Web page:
An ACE Trains A3 and other makes, TCS, Narborough Road -
On 1st April 1299, king Edward I granted a charter to the new town of Kingston-
Ravensrodd seems to have become established sometime around 1235, judging by a document
of c.1275 which states “…forty years ago and more, by the casting up of the sea,
sand and stones accumulated, on which accumulation William de Fortibus, then Earl
of Albemarl, began to build a certain town which is called Ravenserodd…”. The town
flourished. From 1295 it was represented in Parliament, and in 1299, of course, it
received its royal charter, the text of which is preserved in the archives:-
“Edward, by the grace of God king of England, lord of Ireland and duke of Aquitaine, to the archbishops, bishops, abbots, priors, earls, barons, justices, sheriffs, provosts, ministers, and to all his bailiffs and faithful subjects, greeting. Be it known that, for the improvement of our town of Raveneserode, and for the utility and profit of our men of that town, we will and grant for us and our heirs, that our town aforesaid from henceforth shall be a free borough…”
The charter went on to detail the new rights and privileges of the town, including
the right to hold weekly markets (on Tuesdays and Sundays) and an annual fair to
commence on 7th September and last for 30 days. However, nature was soon to make
a mockery of those rights. Sometime around 1335 the fickle currents of the Humber
estuary that had created the shingle bank Ravensrodd was built on shifted again,
leaving the town increasingly exposed. The chronicler of nearby Meaux Abbey conjures
up an apocalyptic scene:-
“…those floods and inundations of the sea…increasing in their accustomed way without limit fifteenfold…and sometimes exceeding beyond measure the height of the town, and surrounding it like a wall on every side, threatened the final destruction of that town. And so, with this terrible vision of waters seen on every side, the enclosed persons, with the reliques, crosses, and other ecclesiastical ornaments, which remained secretly in their possession, and accompanied by the viaticum of the body of Christ in the hands of the priest, flocking together, mournfully imploring grace, warded off at that time their destruction.”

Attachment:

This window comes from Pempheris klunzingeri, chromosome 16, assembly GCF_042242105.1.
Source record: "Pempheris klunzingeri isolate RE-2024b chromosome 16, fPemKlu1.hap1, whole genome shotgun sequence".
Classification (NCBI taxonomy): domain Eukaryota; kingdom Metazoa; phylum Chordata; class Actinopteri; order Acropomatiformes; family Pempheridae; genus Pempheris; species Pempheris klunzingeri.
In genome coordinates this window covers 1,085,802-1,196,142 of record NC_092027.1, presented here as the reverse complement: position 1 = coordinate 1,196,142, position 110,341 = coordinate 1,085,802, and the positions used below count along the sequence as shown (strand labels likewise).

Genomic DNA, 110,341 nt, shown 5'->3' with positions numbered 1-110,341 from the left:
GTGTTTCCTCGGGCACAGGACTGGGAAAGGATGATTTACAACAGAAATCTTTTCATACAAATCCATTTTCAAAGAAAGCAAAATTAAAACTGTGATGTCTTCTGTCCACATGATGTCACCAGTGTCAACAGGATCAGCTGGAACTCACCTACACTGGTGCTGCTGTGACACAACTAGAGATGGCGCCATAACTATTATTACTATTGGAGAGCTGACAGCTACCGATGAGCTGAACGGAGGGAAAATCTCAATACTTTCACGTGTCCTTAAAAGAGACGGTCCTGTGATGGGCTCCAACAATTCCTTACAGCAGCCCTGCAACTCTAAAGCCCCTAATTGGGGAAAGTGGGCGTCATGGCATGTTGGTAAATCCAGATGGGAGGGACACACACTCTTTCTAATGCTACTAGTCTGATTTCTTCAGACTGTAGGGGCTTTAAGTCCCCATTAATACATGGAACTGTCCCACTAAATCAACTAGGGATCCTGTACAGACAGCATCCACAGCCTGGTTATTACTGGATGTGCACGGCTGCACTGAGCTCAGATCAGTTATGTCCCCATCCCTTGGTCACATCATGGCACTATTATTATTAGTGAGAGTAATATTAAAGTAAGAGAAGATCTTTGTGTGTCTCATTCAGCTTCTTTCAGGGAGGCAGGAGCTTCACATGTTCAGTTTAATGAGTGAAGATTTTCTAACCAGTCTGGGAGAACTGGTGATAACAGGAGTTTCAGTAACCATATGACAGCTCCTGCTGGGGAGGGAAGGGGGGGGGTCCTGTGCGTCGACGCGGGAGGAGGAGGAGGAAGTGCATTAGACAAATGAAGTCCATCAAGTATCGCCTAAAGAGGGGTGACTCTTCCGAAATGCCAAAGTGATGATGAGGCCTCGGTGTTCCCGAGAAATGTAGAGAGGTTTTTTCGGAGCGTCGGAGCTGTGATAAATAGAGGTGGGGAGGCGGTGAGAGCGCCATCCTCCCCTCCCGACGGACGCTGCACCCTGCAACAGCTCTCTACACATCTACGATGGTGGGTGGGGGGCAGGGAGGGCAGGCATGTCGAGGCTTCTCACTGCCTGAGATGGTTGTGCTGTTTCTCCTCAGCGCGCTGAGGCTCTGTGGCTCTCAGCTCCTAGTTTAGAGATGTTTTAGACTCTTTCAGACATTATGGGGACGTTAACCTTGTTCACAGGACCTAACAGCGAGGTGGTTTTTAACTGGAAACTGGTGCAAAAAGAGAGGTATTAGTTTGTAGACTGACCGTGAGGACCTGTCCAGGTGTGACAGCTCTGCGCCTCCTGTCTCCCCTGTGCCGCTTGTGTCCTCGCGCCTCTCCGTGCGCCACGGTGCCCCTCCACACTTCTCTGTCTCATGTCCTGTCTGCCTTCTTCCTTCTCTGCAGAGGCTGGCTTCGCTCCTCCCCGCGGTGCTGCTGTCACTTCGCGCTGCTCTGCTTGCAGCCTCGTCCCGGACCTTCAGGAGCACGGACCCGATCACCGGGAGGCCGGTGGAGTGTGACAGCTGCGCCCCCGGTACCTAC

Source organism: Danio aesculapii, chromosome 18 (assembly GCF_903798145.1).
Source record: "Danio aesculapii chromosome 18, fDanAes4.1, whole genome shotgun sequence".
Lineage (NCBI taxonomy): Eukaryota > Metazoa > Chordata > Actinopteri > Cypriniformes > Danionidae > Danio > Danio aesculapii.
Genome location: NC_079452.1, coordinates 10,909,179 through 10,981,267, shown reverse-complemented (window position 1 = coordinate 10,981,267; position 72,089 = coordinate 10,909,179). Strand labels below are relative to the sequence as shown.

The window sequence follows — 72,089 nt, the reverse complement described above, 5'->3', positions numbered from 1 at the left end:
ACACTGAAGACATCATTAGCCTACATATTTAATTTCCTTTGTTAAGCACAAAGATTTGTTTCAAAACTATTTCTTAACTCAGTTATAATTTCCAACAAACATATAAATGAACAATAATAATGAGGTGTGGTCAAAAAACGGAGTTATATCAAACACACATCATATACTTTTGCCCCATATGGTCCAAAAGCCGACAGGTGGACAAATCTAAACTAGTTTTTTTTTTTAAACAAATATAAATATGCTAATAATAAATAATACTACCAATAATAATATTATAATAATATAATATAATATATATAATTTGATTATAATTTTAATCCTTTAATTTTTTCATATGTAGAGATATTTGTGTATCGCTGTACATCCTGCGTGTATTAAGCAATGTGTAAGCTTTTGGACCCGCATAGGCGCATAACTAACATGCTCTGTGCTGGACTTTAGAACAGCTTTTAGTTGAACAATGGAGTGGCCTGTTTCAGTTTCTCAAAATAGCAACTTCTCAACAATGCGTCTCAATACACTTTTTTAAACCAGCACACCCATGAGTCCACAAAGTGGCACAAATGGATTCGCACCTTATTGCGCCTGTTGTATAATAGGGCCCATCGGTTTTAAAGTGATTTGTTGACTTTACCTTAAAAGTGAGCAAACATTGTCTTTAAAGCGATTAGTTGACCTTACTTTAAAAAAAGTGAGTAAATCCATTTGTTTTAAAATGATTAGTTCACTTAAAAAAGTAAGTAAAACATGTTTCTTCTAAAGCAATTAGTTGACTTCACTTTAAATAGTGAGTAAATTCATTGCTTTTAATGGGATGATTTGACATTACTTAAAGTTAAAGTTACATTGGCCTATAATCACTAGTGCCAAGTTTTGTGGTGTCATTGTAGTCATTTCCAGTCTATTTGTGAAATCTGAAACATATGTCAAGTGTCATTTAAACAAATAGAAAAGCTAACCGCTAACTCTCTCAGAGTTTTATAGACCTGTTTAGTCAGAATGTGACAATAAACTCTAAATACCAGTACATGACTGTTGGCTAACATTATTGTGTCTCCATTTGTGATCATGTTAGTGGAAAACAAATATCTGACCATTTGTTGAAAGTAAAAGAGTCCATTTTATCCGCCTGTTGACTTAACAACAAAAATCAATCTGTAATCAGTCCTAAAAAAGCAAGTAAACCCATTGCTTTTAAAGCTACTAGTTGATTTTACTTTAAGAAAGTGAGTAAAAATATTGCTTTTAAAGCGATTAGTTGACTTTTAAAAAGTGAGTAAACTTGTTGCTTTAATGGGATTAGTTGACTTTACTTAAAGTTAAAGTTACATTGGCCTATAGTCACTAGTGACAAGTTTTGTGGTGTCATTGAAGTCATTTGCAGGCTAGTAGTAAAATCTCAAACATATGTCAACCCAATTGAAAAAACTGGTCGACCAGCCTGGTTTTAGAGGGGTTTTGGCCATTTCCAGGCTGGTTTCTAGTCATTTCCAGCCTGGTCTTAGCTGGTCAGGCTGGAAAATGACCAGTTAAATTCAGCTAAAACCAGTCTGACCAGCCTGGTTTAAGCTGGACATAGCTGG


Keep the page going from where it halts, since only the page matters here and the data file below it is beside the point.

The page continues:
An inquiry in 1346 found that two thirds of the town had been washed away, and a
final documentary reference from 1355 makes it clear the site was being abandoned.
The final remains would have been swept away soon afterwards and to-
“…that town of Ravenserre Odd, in the parish of the said church of Esyngton, was
an exceedingly famous borough, devoted to merchandise, as well as many fisheries,
most abundantly furnished with ships and burgesses amongst the boroughs of that sea
coast. But yet, with all inferior places, and chiefly by wrong-
For our purposes, though, Ravensrodd avoided its watery end, and is still a prosperous
sea port, served by the LNER, whose main line passes through Ravensrodd Central,
near the port, on its way to its final destination at Ravensrodd Terminus (those
with some knowledge of the railways of Southampton may find this bit strangely familiar!).
We hope that those long dead burgesses of Ravensrodd, whose hard-
Ravensrodd Central was originally intended as a British Railways (North Eastern Region)
layout, to provide a vehicle for the ACE Trains E/13 & E/14 A1 & A2 Peppercorn Pacifics.
In reality, I believe the B1s were far more common in the Hull area, but these were
also included in the ACE programme, as their intended E/15. In the event, however,
all of these models, together with further LNER types that may have been useful,
like the J11 (E/5) and G5 (E/25), have, for a variety of reasons, been postponed
if not cancelled. Therefore, at least for the moment, it can only be done as an LNER
layout, using locomotives and stock from a wide range of manufacturers, vintage and
modern, in which form it made its first -
The station itself uses three ACE Trains canopy sets, with modern Bassett-
This layout would occupy approximately 10’ x 20’.
We don’t feel this particular layout would work well in a smaller area.